For most of my life, I loathed macaroons–and from the evidence I gathered, so did the rest of my family. Every year around Passover, an aluminum cylinder of Manischewitz coconut macaroons would show up amongst the overflowing bags of Passover foods my mother brought home from Chicago's supermarket. And every year as our family transitioned back into our normal cereal and English muffin routine, the cylinder would remain, virtually untouched.
These products made it easier for families to observe Passover's restrictions, and somehow captivated the hearts of American Jews. By the 1950s, Pleck writes, “Barton's chocolate tin and Streit's aluminum container for macaroons [had become] cultural objects in themselves.” No wonder the macaroons kept showing up in my home. Despite my family's shared loathing of the tinny, cloyingly sweet cookies, they were so iconic that the holiday simply did not feel complete without them.
Traditional macaroons originated in 16th-century Venice (possibly in a monastery), and are typically made with ground almonds. They also rarely contain dairy; their status helps to explain why Jewish communities began to incorporate macaroons as a favorite dessert. The coconut version, which is most popular in America, first gained esteem in the 19th century, and was further popularized by companies like Streit's and Manischewitz. The older dense and chewy macaroon with ground nuts, and the newer macaroon textured with shredded coconut, are held together in the same cookie family by the inclusion of sugar and egg whites in the mix.
It was not until five years ago, during my first months living in New York, that I finally discovered a truly delicious macaroon. I was attending a “Havdalah and chocolate” potluck party and, not realizing it, put a homemade macaroon on my plate. Delicately browned, textured with shredded coconut, and studded with gooey chocolate chips, it hardly resembled the store-bought version I knew and hated. One bite was all it took to convert me.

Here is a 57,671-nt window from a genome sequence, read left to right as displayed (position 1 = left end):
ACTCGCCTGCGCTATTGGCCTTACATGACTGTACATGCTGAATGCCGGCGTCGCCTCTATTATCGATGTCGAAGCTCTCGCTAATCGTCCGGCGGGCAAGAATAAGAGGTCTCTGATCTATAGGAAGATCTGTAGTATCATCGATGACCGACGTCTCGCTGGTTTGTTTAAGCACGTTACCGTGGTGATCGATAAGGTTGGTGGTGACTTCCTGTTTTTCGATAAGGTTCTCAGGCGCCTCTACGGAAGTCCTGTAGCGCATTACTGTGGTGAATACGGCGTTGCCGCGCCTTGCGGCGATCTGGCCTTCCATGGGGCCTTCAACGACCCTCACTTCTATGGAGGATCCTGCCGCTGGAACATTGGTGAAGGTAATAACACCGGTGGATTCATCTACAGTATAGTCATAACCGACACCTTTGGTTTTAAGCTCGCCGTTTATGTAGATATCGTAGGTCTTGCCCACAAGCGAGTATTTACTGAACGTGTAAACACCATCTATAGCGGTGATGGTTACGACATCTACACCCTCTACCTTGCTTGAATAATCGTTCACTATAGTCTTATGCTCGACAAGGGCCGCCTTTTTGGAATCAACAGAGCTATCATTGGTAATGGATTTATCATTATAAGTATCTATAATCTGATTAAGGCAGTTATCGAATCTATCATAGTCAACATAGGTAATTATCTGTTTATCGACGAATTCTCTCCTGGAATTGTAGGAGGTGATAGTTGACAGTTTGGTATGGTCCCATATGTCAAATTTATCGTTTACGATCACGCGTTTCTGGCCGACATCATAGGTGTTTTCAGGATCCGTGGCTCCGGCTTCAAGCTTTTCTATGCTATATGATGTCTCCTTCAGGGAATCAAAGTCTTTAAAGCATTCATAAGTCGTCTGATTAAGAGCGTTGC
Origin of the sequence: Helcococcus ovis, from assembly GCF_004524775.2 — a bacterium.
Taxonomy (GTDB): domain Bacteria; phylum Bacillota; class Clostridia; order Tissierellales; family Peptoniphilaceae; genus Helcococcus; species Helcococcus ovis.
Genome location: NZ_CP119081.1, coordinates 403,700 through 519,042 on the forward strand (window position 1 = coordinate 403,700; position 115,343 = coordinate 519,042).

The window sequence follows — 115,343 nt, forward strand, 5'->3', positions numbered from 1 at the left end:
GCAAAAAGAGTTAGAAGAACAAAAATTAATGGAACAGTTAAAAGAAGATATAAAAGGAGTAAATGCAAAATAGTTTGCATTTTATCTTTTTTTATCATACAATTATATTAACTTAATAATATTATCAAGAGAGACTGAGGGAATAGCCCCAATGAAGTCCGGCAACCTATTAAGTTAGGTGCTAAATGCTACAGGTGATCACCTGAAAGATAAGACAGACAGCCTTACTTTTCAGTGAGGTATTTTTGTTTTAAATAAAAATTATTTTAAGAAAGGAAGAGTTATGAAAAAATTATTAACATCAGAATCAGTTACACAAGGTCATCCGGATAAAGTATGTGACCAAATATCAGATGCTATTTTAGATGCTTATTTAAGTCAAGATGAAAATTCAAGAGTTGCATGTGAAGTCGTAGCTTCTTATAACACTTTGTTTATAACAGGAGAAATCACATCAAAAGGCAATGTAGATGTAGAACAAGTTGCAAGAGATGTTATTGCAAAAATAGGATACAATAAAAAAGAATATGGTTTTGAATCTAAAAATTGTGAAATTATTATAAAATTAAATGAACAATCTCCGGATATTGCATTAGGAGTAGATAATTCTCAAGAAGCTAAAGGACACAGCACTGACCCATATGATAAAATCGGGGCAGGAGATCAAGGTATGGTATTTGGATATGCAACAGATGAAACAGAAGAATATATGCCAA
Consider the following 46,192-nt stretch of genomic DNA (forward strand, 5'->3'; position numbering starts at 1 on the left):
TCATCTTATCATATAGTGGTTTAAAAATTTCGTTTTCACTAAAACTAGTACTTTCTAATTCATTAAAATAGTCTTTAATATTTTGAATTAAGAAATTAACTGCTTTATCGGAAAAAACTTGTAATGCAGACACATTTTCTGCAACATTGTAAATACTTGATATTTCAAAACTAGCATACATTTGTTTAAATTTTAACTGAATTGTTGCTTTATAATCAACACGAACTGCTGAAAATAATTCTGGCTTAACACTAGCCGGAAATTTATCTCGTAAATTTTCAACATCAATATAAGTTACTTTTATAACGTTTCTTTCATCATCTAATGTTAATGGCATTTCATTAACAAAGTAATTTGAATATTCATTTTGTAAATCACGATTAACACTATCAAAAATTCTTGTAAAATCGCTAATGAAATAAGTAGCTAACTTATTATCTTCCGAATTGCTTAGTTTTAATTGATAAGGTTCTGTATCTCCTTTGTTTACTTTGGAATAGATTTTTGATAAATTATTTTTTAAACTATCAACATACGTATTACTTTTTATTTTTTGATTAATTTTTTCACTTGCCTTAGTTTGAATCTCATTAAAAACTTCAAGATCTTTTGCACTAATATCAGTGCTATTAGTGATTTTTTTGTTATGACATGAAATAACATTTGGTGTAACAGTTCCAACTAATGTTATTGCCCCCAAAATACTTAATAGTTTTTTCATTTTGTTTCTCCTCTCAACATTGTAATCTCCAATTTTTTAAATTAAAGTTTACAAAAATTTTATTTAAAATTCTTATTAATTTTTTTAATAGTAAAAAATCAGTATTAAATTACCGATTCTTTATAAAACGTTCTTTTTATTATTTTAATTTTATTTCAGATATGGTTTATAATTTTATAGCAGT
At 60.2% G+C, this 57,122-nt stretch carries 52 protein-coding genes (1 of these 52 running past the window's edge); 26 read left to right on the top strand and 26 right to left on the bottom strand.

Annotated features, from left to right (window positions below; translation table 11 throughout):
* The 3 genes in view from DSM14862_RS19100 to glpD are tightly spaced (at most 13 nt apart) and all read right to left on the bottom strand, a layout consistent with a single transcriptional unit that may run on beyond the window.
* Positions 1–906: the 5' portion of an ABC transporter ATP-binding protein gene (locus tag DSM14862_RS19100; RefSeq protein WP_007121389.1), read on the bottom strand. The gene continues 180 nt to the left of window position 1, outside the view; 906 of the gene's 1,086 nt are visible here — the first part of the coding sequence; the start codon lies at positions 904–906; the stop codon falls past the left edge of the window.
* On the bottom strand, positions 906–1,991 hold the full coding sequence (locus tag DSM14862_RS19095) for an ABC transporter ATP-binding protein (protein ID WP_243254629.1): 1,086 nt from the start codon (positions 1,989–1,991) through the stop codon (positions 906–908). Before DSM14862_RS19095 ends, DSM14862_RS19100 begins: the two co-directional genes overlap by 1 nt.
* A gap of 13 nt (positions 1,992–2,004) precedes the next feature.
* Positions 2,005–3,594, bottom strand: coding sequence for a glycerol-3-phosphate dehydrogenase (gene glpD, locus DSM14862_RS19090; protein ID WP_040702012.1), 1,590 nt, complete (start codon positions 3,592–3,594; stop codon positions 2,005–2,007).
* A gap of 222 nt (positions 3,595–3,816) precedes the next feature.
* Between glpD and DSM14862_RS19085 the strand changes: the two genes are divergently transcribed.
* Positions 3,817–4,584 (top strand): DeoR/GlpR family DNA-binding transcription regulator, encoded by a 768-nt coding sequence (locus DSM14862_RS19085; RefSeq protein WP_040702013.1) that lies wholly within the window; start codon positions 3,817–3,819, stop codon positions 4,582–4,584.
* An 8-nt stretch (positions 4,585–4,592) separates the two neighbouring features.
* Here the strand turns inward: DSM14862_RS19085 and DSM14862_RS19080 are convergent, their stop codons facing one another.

That macaroon taught me two important lessons. First the obvious: homemade treats are almost always better than their manufactured cousins. And second, macaroons can and should be enjoyed out of their Passover context. Sephardic Jews, for example, have included macaroons in their Purim celebrations for centuries. And according to Gil Marks' The World of Jewish Cooking, Iraqi Jews served cardamom macaroons for both and the break fast. So whether it's a potluck Havdalah, lunch, or mah-jongg night, skip the Manischewitz and give macaroons a chance to really shine.
3 1/2 cups shredded unsweetened coconut
1/8 teaspoon salt
scant 1/4 teaspoon orange extract
1 1/2 teaspoons vanilla
1 egg white
2/3 cup sweetened condensed milk
1/2 cup semisweet chocolate chips
Preheat the oven to 325 degrees and line a baking sheet with parchment paper. Stir together the condensed milk, egg white, vanilla, orange extract, and salt in a medium bowl until well combined. Fold in the coconut, followed by the chocolate chips. Drop tablespoonfuls onto the baking sheet, leaving about 2 inches between each cookie.
Bake until cookies are lightly brown, 20-25 minutes. Allow to cool, then peel cookies from parchment. Store in an airtight container.
Pronounced: KOH-sher, Origin: Hebrew, adhering to kashrut, the traditional Jewish dietary laws.
Pronounced: PAHRV or pah-REV, Origin: Hebrew, an adjective to describe a food or dish that is neither meat nor dairy. (Kosher laws prohibit serving meat and dairy together.)
Pronounced: PUR-im, the Feast of Lots, Origin: Hebrew, a joyous holiday that recounts the saving of the Jews from a threatened massacre during the Persian period.
Pronounced: shuh-BAHT or shah-BAHT, Origin: Hebrew, the Sabbath, from sundown Friday to sundown Saturday.
Pronounced: yohm KIPP-er, also yohm kee-PORE, Origin: Hebrew, The Day of Atonement, the holiest day on the Jewish calendar and, with Rosh Hashanah, one of the High Holidays.